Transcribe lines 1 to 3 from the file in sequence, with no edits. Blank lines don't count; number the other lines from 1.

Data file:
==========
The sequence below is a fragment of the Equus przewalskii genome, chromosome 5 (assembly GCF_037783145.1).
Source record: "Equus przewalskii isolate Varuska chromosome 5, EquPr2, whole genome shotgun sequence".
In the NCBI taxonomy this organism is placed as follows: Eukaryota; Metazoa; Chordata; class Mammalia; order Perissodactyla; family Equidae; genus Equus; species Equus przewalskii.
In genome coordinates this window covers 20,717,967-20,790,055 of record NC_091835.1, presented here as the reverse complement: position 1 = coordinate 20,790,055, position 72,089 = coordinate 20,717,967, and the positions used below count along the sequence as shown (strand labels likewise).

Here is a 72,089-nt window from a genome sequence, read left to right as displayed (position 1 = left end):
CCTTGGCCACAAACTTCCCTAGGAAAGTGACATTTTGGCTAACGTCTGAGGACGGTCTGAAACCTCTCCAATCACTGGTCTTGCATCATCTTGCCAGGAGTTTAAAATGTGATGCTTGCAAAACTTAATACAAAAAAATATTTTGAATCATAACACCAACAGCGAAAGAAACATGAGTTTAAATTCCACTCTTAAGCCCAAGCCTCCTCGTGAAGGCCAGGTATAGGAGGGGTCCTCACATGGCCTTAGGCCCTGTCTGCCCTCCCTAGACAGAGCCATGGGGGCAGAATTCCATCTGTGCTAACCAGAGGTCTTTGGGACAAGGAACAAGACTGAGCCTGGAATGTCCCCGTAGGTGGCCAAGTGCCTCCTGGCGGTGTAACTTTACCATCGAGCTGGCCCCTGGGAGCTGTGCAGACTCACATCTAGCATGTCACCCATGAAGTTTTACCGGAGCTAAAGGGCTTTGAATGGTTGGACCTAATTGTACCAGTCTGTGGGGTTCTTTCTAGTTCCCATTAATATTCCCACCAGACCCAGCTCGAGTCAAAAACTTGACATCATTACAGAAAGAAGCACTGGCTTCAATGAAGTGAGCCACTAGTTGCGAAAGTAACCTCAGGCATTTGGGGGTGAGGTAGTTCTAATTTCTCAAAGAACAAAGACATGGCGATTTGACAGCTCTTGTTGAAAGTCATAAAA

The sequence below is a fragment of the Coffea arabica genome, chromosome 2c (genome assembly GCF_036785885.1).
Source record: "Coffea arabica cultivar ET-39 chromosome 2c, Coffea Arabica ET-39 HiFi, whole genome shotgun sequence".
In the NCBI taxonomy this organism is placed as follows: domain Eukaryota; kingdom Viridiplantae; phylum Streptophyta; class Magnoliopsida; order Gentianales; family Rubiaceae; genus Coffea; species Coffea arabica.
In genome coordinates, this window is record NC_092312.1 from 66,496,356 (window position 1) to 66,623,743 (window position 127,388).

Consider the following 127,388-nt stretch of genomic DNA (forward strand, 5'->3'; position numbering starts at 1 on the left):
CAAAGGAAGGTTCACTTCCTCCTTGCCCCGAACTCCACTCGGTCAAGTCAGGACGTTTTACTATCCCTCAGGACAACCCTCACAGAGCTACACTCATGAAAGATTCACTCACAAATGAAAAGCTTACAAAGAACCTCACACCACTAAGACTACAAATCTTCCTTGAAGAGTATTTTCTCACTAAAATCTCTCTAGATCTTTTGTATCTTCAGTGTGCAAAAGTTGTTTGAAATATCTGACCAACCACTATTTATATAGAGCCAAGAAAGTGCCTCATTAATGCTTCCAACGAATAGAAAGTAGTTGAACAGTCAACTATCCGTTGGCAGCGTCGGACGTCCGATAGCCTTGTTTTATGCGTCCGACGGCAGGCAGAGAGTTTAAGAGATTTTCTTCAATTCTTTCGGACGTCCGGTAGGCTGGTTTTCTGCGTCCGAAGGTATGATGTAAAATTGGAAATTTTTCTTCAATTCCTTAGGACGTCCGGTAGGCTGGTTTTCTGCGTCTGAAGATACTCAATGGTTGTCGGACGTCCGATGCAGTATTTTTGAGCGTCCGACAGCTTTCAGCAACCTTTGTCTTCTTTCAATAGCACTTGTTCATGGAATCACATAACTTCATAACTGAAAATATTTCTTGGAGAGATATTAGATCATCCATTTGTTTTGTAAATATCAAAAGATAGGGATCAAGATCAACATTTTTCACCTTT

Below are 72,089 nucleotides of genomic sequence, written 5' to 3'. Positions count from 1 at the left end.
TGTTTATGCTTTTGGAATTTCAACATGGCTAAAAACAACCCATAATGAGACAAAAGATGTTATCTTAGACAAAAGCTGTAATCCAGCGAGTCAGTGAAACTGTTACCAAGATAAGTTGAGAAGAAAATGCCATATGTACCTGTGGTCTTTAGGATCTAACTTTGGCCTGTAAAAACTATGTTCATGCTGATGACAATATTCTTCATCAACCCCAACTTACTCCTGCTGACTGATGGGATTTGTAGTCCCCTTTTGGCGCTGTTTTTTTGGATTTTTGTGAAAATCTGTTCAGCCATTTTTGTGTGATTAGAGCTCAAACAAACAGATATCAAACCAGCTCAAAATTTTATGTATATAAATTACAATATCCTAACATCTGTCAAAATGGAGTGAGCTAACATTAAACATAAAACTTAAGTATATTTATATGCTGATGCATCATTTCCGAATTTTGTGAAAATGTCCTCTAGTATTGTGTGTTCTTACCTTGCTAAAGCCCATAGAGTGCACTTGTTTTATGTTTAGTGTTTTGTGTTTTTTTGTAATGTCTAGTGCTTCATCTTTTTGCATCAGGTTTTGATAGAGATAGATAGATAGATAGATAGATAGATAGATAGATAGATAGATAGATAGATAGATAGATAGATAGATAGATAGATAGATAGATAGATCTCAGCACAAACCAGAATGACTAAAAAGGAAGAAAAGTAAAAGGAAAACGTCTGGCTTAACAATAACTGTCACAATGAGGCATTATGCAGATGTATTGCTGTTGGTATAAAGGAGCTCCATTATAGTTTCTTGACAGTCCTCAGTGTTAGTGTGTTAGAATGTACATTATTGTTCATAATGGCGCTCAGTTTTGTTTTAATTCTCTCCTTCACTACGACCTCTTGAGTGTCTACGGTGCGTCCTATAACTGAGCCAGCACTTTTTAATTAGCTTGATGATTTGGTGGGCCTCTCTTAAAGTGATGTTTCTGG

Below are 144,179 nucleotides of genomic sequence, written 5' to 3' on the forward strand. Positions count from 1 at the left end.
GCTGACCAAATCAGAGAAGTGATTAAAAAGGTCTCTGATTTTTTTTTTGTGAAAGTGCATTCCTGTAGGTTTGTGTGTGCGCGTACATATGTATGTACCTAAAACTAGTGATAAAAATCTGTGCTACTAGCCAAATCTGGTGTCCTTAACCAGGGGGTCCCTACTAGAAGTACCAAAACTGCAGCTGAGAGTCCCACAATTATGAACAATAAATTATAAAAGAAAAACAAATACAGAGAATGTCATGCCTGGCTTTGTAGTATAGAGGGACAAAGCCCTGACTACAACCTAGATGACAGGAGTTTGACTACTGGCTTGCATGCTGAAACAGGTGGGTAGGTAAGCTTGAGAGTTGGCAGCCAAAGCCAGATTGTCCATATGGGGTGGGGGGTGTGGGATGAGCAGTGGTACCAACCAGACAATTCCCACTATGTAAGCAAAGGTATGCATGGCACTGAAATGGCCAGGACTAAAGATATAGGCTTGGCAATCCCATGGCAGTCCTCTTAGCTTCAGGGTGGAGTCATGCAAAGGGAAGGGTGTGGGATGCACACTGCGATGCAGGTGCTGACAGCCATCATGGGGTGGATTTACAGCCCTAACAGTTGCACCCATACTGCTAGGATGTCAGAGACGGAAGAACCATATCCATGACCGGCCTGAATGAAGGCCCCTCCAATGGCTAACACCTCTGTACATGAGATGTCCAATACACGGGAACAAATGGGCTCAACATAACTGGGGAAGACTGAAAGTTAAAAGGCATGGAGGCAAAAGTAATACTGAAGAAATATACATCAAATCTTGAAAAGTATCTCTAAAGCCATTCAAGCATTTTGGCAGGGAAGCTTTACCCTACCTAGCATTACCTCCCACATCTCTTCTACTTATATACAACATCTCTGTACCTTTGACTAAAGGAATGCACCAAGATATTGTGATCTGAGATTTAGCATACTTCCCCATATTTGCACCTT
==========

The sequence below is a fragment of the Equus przewalskii genome, chromosome 5 (assembly GCF_037783145.1).
Source record: "Equus przewalskii isolate Varuska chromosome 5, EquPr2, whole genome shotgun sequence".
In the NCBI taxonomy this organism is placed as follows: Eukaryota; Metazoa; Chordata; class Mammalia; order Perissodactyla; family Equidae; genus Equus; species Equus przewalskii.